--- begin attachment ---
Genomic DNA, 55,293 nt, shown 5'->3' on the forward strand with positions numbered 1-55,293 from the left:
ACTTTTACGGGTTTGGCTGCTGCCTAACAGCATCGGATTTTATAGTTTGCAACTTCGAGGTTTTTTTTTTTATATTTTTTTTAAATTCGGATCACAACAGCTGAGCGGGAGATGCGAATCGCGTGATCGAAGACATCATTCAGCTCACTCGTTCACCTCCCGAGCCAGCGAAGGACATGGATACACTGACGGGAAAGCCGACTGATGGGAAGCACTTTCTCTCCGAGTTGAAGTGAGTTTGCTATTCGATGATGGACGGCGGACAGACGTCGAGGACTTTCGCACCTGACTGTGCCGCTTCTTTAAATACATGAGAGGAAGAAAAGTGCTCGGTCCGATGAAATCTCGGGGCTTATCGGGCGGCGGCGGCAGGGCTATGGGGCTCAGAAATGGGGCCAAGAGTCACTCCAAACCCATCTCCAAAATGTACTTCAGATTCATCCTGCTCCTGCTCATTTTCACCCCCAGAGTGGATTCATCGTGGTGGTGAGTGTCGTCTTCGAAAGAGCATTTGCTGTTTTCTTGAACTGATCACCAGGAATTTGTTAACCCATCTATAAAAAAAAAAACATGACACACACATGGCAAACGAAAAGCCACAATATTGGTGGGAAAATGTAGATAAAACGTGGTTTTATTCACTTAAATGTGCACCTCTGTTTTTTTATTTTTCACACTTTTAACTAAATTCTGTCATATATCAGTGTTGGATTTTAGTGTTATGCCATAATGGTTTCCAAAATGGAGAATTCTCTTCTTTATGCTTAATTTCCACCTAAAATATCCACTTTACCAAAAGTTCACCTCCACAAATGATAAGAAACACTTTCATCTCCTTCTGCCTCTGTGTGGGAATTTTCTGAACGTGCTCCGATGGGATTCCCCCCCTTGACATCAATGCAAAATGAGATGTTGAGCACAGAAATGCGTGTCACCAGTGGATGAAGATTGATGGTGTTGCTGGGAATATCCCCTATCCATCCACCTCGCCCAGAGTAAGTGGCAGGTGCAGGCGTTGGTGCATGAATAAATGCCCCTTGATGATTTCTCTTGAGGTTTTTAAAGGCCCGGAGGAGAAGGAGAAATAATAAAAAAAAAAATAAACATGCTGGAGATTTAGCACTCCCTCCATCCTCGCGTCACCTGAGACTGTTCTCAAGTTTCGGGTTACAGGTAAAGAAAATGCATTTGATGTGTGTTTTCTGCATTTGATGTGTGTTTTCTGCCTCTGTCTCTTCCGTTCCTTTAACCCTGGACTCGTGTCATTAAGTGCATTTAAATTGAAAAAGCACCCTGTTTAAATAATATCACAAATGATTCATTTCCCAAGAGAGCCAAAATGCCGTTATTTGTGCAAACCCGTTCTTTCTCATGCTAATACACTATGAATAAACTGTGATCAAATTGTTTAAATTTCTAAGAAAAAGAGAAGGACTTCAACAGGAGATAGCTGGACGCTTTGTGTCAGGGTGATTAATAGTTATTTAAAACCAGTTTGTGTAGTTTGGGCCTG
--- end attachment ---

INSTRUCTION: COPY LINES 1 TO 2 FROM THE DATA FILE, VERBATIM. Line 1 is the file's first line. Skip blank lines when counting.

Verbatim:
Genomic DNA, 55,293 nt, shown 5'->3' on the forward strand with positions numbered 1-55,293 from the left:
ACTTTTACGGGTTTGGCTGCTGCCTAACAGCATCGGATTTTATAGTTTGCAACTTCGAGGTTTTTTTTTTTATATTTTTTTTAAATTCGGATCACAACAGCTGAGCGGGAGATGCGAATCGCGTGATCGAAGACATCATTCAGCTCACTCGTTCACCTCCCGAGCCAGCGAAGGACATGGATACACTGACGGGAAAGCCGACTGATGGGAAGCACTTTCTCTCCGAGTTGAAGTGAGTTTGCTATTCGATGATGGACGGCGGACAGACGTCGAGGACTTTCGCACCTGACTGTGCCGCTTCTTTAAATACATGAGAGGAAGAAAAGTGCTCGGTCCGATGAAATCTCGGGGCTTATCGGGCGGCGGCGGCAGGGCTATGGGGCTCAGAAATGGGGCCAAGAGTCACTCCAAACCCATCTCCAAAATGTACTTCAGATTCATCCTGCTCCTGCTCATTTTCACCCCCAGAGTGGATTCATCGTGGTGGTGAGTGTCGTCTTCGAAAGAGCATTTGCTGTTTTCTTGAACTGATCACCAGGAATTTGTTAACCCATCTATAAAAAAAAAAACATGACACACACATGGCAAACGAAAAGCCACAATATTGGTGGGAAAATGTAGATAAAACGTGGTTTTATTCACTTAAATGTGCACCTCTGTTTTTTTATTTTTCACACTTTTAACTAAATTCTGTCATATATCAGTGTTGGATTTTAGTGTTATGCCATAATGGTTTCCAAAATGGAGAATTCTCTTCTTTATGCTTAATTTCCACCTAAAATATCCACTTTACCAAAAGTTCACCTCCACAAATGATAAGAAACACTTTCATCTCCTTCTGCCTCTGTGTGGGAATTTTCTGAACGTGCTCCGATGGGATTCCCCCCCTTGACATCAATGCAAAATGAGATGTTGAGCACAGAAATGCGTGTCACCAGTGGATGAAGATTGATGGTGTTGCTGGGAATATCCCCTATCCATCCACCTCGCCCAGAGTAAGTGGCAGGTGCAGGCGTTGGTGCATGAATAAATGCCCCTTGATGATTTCTCTTGAGGTTTTTAAAGGCCCGGAGGAGAAGGAGAAATAATAAAAAAAAAAATAAACATGCTGGAGATTTAGCACTCCCTCCATCCTCGCGTCACCTGAGACTGTTCTCAAGTTTCGGGTTACAGGTAAAGAAAATGCATTTGATGTGTGTTTTCTGCATTTGATGTGTGTTTTCTGCCTCTGTCTCTTCCGTTCCTTTAACCCTGGACTCGTGTCATTAAGTGCATTTAAATTGAAAAAGCACCCTGTTTAAATAATATCACAAATGATTCATTTCCCAAGAGAGCCAAAATGCCGTTATTTGTGCAAACCCGTTCTTTCTCATGCTAATACACTATGAATAAACTGTGATCAAATTGTTTAAATTTCTAAGAAAAAGAGAAGGACTTCAACAGGAGATAGCTGGACGCTTTGTGTCAGGGTGATTAATAGTTATTTAAAACCAGTTTGTGTAGTTTGGGCCTG